Gemini 100

A new piston engine for the Light Sport aircraft market

The Gemini engine’s power can be increased by the installation of a conventional exhaust gas-driven turbocharger in series with the compressor.

Powerplant Development’s team currently has both a 125-horsepower and a 200-horsepower turbocharged version of Gemini engine in development.
Engine lubrication is through high-pressure oil with a dry sump. Fuel injection is provided by a mechanical pump that feeds injectors located in each cylinder.

Due to its simple design and fuel injection system, the Gemini 100 engine features “single-lever” operation without the need for a Full Authority Digital Engine Control (FADEC) system. However, Powerplant Developments says the anticipated expansion into higher horsepower engine models and into the certified aircraft OEM market will necessitate its development of a state-of-the-art FADEC system for future certified engine programs.

Engine weight
The 100-horsepower Gemini engine weighs only 155.43 pounds (70.5 kg), giving it a high power-to-weight ratio. The installed Gemini engine, including the heat exchanger, associated hoses, and fittings, is an amazing 166 pounds providing LSA designers with a significant weight advantage with the Gemini.

Powerplant Developments states the Gemini 100 engine will provide operators with fuel efficiency and cost-savings. Its projections show that at cruise power settings, (75 percent power at 5,000 feet) the Gemini 100 will have an hourly fuel consumption of 4.75 gph of Jet-A compared to the 6.6 gph of Avgas required by a typical Rotax 912 engine.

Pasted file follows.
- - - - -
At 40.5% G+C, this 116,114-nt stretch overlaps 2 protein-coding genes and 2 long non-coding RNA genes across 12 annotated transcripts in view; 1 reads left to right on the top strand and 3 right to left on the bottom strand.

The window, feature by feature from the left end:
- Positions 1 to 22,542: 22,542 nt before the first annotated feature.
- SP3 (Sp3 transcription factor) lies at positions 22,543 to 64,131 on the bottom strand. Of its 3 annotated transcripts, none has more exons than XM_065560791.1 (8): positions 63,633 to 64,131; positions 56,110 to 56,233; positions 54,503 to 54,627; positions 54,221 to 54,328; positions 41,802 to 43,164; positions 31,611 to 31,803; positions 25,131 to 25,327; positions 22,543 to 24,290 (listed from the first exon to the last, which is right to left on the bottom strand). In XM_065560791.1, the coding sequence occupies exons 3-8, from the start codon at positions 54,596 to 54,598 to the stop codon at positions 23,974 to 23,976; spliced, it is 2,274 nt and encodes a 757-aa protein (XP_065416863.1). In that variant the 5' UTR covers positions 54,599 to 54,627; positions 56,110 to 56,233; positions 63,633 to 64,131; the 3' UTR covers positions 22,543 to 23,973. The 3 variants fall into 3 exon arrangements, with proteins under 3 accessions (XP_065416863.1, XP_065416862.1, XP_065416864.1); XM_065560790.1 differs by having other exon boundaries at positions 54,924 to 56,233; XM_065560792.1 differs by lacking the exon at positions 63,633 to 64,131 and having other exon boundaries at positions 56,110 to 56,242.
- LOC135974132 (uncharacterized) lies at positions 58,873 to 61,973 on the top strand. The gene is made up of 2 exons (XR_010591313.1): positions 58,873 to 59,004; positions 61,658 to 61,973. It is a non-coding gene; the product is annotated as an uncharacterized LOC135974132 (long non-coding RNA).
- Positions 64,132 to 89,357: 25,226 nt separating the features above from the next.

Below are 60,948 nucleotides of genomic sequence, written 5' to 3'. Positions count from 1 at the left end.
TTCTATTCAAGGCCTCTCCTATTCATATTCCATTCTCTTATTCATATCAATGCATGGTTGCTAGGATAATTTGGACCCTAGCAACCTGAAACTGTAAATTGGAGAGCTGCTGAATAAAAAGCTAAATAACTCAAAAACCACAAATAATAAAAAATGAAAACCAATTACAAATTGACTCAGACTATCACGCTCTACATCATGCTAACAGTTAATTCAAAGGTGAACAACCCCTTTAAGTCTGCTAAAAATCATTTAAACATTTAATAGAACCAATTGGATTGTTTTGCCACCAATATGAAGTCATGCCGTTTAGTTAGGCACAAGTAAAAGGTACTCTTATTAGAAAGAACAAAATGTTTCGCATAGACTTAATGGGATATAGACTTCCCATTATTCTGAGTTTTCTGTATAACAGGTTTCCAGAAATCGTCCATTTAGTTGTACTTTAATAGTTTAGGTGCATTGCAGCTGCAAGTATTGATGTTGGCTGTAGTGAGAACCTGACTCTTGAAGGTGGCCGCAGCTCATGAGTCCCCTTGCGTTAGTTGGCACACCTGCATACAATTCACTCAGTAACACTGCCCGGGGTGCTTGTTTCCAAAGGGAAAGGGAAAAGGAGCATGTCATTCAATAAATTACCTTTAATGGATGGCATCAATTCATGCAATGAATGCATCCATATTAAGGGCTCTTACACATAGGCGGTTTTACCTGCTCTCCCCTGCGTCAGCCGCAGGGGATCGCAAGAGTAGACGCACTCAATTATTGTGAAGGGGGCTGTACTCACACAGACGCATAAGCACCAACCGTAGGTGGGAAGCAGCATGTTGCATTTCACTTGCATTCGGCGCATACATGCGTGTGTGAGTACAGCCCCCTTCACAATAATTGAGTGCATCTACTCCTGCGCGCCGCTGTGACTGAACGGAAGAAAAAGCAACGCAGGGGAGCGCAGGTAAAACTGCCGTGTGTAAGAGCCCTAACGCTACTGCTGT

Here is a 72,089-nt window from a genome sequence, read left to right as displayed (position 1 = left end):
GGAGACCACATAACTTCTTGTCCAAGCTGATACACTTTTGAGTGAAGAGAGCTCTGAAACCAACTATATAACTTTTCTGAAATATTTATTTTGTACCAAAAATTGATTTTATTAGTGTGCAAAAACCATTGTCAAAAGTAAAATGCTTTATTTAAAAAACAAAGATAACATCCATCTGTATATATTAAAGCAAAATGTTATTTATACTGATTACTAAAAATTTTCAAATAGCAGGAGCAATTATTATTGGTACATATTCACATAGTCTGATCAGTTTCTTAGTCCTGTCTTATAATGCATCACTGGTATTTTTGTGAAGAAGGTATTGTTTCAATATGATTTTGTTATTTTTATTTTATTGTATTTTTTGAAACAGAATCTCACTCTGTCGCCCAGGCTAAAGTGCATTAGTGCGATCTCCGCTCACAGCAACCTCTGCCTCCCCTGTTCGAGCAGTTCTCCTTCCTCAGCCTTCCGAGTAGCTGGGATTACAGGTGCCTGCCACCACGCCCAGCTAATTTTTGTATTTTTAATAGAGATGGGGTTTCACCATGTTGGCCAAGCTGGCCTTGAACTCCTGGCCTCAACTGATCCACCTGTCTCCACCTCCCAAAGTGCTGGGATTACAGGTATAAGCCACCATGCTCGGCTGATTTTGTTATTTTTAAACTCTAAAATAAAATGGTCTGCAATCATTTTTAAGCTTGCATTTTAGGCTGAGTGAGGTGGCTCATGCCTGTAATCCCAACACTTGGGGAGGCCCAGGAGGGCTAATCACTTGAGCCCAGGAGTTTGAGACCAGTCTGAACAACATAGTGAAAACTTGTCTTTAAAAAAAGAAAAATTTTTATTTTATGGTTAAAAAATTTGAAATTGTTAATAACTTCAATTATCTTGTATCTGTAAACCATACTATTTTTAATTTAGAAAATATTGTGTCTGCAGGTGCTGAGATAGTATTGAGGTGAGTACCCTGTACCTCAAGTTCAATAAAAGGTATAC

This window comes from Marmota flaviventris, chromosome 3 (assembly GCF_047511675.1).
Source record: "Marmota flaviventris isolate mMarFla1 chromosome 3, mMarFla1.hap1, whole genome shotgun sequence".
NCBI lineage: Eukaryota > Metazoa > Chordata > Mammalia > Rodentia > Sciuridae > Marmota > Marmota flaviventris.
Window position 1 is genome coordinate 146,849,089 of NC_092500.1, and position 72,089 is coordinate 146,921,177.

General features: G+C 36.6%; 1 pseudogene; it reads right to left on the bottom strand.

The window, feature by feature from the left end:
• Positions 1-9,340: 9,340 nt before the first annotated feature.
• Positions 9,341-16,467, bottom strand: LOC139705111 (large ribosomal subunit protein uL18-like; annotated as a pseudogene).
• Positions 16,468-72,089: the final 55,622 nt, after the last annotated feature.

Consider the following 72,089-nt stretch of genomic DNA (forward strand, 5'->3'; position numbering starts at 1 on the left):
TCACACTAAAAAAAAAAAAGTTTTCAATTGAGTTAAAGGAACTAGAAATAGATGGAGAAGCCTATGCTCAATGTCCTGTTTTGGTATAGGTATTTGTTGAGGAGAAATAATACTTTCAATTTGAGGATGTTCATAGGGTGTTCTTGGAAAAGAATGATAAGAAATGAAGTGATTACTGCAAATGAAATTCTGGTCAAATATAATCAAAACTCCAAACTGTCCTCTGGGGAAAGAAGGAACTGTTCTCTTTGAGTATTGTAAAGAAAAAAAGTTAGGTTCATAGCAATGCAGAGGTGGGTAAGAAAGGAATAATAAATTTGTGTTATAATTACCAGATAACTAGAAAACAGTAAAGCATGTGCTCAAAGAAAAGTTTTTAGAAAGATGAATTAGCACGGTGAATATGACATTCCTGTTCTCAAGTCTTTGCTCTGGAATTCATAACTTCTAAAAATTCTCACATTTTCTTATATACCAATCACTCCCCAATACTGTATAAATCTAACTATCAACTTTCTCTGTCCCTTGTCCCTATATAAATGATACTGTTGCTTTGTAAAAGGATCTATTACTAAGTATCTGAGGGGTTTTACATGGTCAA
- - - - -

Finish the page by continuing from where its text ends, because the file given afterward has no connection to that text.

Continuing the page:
The Gemini 100 engine not only burns less fuel, it uses less-costly Jet-A fuel.

The Gemini 100 engine is designed to provide a 2,000-hour TBO (compared to 1,200 hours for the Rotax 912).

Powerplant Developments is initially targeting Light Sport Aircraft (LSA) operators and original equipment manufacturers (OEM) both in the United States and the European Union. In the near future, the company plans to introduce higher power variants of the engine. These larger engines will feature a turbocharger to increase power while offloading the supercharger drive to the further benefit of both increased power and fuel efficiency. Current design studies have been completed for Gemini engines up to 600 horsepower.

Delivery of the first non-certified Gemini 100 engine to the Experimental Light Sport Aircraft (E-LSA) is planned for April 2008 and to the Certified Light Sport Aircraft (S-LSA) in November 2008. Delivery of the 125-horsepower turbocharged Gemini 125 engine to the Certified Light Sport Aircraft (S-LSA) market will also take place in November 2008.

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